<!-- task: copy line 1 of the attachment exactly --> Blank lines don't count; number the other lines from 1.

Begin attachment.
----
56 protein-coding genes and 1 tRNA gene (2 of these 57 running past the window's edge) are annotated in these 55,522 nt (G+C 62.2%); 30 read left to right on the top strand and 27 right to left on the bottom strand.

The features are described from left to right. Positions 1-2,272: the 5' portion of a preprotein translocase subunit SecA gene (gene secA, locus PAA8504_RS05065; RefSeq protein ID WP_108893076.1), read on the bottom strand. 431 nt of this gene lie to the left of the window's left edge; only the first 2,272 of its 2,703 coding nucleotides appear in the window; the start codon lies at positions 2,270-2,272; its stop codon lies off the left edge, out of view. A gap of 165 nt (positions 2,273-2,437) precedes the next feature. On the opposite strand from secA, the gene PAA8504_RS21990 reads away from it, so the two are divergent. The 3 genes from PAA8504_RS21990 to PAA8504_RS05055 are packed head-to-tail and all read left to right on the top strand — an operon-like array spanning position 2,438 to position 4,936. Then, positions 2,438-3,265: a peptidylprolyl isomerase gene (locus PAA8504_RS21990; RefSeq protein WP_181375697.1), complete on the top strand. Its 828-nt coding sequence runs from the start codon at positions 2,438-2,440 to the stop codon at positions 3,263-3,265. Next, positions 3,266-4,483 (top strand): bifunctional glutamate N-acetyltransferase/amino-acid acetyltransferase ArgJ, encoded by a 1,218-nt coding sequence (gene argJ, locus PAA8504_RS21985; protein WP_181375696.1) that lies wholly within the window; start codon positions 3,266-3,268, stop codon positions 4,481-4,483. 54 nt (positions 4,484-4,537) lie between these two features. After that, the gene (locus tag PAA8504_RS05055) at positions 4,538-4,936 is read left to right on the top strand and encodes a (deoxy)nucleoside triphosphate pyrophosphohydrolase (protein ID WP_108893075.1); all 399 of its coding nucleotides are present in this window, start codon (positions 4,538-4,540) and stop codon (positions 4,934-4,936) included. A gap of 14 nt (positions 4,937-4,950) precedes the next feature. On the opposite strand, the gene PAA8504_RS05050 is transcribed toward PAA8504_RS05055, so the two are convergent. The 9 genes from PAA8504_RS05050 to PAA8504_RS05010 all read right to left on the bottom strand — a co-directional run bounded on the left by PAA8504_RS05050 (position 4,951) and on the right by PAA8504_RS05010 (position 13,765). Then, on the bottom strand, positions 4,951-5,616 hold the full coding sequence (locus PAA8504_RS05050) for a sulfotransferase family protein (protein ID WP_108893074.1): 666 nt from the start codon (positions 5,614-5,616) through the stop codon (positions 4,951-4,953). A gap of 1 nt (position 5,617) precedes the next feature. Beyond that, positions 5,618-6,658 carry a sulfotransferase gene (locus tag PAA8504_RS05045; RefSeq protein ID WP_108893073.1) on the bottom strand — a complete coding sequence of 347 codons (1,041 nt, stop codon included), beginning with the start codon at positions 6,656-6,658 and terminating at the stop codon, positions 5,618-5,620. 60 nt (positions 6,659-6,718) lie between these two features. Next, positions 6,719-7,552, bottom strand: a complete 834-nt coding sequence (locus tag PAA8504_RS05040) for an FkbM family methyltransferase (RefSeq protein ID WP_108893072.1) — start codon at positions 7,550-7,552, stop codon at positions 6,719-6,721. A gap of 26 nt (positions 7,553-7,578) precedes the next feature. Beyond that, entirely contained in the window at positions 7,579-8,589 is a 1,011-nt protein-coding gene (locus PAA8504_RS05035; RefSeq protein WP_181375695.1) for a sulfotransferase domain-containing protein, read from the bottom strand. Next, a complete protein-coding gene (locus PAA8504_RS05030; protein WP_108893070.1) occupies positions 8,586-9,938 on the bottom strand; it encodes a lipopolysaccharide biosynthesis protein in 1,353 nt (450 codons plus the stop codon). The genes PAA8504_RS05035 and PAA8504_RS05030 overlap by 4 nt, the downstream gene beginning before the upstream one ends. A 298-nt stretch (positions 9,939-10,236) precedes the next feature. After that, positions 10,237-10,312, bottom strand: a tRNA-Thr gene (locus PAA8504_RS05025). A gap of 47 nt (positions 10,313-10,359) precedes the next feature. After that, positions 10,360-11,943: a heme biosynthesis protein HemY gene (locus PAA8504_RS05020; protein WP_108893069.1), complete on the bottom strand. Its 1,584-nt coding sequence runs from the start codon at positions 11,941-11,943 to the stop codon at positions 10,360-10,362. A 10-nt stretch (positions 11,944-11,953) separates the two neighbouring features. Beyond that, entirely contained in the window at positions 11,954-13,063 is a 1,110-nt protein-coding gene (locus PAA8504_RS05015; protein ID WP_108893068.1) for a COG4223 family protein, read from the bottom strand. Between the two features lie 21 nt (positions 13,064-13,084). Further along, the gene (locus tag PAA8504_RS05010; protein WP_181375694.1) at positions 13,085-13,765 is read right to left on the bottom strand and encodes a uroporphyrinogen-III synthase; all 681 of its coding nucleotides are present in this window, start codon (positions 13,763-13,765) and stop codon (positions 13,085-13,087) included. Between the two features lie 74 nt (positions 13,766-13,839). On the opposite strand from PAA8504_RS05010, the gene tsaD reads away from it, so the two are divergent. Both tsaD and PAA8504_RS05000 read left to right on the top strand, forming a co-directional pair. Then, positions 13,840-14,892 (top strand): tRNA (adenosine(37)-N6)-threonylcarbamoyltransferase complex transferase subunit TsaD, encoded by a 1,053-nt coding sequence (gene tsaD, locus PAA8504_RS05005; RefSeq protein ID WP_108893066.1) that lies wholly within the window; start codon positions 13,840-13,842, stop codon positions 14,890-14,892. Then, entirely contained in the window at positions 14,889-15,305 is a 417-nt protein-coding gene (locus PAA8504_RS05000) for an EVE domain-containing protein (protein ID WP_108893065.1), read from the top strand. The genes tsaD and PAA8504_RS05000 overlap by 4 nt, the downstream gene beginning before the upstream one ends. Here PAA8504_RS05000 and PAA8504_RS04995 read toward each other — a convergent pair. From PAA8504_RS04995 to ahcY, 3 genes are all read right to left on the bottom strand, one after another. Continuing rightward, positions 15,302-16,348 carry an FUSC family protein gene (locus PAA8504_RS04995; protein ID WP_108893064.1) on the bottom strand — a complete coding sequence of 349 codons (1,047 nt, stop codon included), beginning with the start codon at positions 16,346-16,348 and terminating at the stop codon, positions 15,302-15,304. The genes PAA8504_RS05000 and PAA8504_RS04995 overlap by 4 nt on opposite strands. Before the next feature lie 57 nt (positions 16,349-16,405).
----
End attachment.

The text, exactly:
56 protein-coding genes and 1 tRNA gene (2 of these 57 running past the window's edge) are annotated in these 55,522 nt (G+C 62.2%); 30 read left to right on the top strand and 27 right to left on the bottom strand.